25 24 - 15 Toluene 1/5 1 28
60 1 3.3 15 Water 1/5 0.5 25
60 3 3.3 15 Water 1/5 0.5 31
60 5 3.3 15 Water 1/5 0.5 32
60 3 3.3 15 Water 1/5 5 70
25 1 8.5 5 Water 1/30 5 85
60 1 8.5 5 Water 1/30 5 140
60 3 8.5 5 Water 1/30 5 180
60 5 8.5 5 Water 1/30 5 200
90 5 8.5 5 Water 1/30 5 2900

 

Table 2: Immobilization yield (%) and recovered activity of penicillin G acylase (PGA) immobilized in silica-glyoxyl with different degrees of activation. Uni: PGA immobilized in low-activated support

  Degree of activation of support (µ moles-CHO/g dry silica)
  4 (Uni) 40 70 140 600 2900
Immobilization Yield (%) 0.05 5.0 70.0 100.0 100.0 100.0
Recovered Activity (%) 100.0 100.0 100.0 100.0 100.0 100.0

 

Figure 1: Thermal stability for different degrees of activation of the support; a) 70 µ moles CHO/g dry silica; b) 140 µ moles CHO/g dry silica; c) soluble enzyme; d) 2900 µ moles CHO/g dry silica.

 

According to table 2, for degrees of activation above 140 µ moles CHO/g dry silica, the immobilization yield is always equal to 100%. For a low degree of activation, however, the available number of aldehyde groups is insufficient to allow the correct alignment of the enzyme amino groups that would make the multi-point attachment possible. The recovered activity of the immobilized enzyme is always 100%, which is expected due to the presence of an inhibitor that protects the enzyme, avoiding bonding with the support which damages the active site. The uni-point derivatives have low immobilization yield due to the low number of activated groups in the support.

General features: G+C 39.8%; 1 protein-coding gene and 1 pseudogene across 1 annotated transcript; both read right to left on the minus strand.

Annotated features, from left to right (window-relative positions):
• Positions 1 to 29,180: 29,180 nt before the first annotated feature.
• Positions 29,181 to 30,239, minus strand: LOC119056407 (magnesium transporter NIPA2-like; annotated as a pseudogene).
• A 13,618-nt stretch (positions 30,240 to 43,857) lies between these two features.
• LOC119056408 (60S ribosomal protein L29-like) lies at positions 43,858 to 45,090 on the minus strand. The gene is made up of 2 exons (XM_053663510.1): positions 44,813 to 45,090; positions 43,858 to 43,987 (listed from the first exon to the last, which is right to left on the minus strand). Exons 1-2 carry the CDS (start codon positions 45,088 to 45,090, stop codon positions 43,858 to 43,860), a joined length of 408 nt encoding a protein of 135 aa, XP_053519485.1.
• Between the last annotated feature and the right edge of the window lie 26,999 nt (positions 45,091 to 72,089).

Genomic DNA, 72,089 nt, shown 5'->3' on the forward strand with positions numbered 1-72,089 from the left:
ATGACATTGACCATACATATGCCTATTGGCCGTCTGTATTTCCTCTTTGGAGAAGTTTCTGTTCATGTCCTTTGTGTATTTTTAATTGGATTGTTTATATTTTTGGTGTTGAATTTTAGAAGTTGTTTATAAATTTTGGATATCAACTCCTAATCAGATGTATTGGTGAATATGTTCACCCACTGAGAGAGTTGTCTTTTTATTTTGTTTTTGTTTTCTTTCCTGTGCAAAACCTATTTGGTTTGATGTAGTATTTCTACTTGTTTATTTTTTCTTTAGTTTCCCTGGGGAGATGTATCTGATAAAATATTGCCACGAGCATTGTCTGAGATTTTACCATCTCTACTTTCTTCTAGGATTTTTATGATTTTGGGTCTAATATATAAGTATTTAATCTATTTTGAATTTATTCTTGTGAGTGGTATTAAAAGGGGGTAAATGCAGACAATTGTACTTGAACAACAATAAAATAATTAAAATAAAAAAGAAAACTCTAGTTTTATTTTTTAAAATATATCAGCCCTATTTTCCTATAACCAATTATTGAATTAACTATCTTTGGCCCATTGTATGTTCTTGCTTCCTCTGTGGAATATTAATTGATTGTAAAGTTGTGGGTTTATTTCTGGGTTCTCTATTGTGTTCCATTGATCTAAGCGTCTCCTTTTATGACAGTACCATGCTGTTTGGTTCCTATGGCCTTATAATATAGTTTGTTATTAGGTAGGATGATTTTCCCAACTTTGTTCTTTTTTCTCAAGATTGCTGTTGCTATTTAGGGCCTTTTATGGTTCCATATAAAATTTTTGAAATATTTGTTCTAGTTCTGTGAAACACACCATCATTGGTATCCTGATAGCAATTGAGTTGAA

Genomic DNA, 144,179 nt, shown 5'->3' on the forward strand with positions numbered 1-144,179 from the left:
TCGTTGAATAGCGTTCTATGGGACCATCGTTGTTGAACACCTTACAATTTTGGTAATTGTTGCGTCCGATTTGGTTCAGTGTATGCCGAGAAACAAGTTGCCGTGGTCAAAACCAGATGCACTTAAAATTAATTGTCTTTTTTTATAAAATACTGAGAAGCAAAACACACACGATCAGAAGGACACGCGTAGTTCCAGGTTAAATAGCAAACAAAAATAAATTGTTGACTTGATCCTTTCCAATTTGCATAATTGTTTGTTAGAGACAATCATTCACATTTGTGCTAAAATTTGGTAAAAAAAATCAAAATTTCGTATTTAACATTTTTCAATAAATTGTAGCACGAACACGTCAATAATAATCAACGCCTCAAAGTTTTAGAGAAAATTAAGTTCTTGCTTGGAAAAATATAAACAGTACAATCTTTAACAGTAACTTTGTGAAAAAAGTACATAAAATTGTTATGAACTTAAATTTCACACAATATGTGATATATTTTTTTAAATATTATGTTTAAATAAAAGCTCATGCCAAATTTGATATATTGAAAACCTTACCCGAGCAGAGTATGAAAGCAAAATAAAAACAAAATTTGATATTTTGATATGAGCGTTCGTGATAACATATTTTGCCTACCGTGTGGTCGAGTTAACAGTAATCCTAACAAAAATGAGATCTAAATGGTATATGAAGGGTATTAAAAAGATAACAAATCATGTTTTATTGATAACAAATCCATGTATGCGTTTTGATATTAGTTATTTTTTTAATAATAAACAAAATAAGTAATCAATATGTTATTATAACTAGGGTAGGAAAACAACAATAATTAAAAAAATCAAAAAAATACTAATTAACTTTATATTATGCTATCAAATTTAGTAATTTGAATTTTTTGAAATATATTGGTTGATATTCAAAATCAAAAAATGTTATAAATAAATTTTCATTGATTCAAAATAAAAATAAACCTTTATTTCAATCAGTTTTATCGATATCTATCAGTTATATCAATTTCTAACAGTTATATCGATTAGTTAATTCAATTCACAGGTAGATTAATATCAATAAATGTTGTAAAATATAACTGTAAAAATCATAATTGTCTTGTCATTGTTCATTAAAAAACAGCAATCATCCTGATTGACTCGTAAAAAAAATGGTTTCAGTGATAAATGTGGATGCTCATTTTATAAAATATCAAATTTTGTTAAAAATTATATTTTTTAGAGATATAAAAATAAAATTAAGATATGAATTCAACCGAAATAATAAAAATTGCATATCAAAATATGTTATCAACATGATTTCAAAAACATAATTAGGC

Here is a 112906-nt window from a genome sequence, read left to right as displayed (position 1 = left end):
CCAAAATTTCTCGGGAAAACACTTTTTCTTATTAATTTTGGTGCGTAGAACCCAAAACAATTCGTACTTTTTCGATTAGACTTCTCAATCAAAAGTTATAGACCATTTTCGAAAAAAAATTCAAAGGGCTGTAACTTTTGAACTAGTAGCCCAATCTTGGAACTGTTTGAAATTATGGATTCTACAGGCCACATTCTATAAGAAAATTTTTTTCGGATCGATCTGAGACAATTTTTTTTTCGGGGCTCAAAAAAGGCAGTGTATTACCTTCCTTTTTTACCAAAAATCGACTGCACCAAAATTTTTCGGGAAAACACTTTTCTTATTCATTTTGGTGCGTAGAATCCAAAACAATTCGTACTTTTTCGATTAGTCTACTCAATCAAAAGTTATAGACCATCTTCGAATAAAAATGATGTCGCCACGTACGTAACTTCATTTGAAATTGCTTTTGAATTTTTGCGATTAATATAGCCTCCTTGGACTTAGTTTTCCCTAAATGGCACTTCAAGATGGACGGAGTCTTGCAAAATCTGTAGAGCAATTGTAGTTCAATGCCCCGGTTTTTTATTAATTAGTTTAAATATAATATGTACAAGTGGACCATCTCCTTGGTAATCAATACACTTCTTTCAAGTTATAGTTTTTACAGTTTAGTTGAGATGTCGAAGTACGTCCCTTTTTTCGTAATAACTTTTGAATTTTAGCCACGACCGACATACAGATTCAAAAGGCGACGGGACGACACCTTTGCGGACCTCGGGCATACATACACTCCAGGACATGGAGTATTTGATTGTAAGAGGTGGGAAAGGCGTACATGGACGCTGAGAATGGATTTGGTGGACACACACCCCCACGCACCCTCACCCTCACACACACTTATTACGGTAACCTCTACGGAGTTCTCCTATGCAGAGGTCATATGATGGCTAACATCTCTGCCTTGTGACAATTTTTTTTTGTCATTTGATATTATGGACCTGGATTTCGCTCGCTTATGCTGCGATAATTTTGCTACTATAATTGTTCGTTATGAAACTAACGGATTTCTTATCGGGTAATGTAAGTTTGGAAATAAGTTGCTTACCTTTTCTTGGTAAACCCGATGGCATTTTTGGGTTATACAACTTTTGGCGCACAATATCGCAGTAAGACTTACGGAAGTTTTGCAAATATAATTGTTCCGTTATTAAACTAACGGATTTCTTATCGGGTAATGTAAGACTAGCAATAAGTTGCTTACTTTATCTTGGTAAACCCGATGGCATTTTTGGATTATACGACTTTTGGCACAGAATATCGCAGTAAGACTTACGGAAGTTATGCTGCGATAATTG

Thermal Stability of Silica Derivatives with Different Degrees of Activation

The results of thermal stability for soluble enzyme and derivatives incubated in a phosphate buffer at pH = 8.0 for different periods of time at 60ºC appear in the figure 1.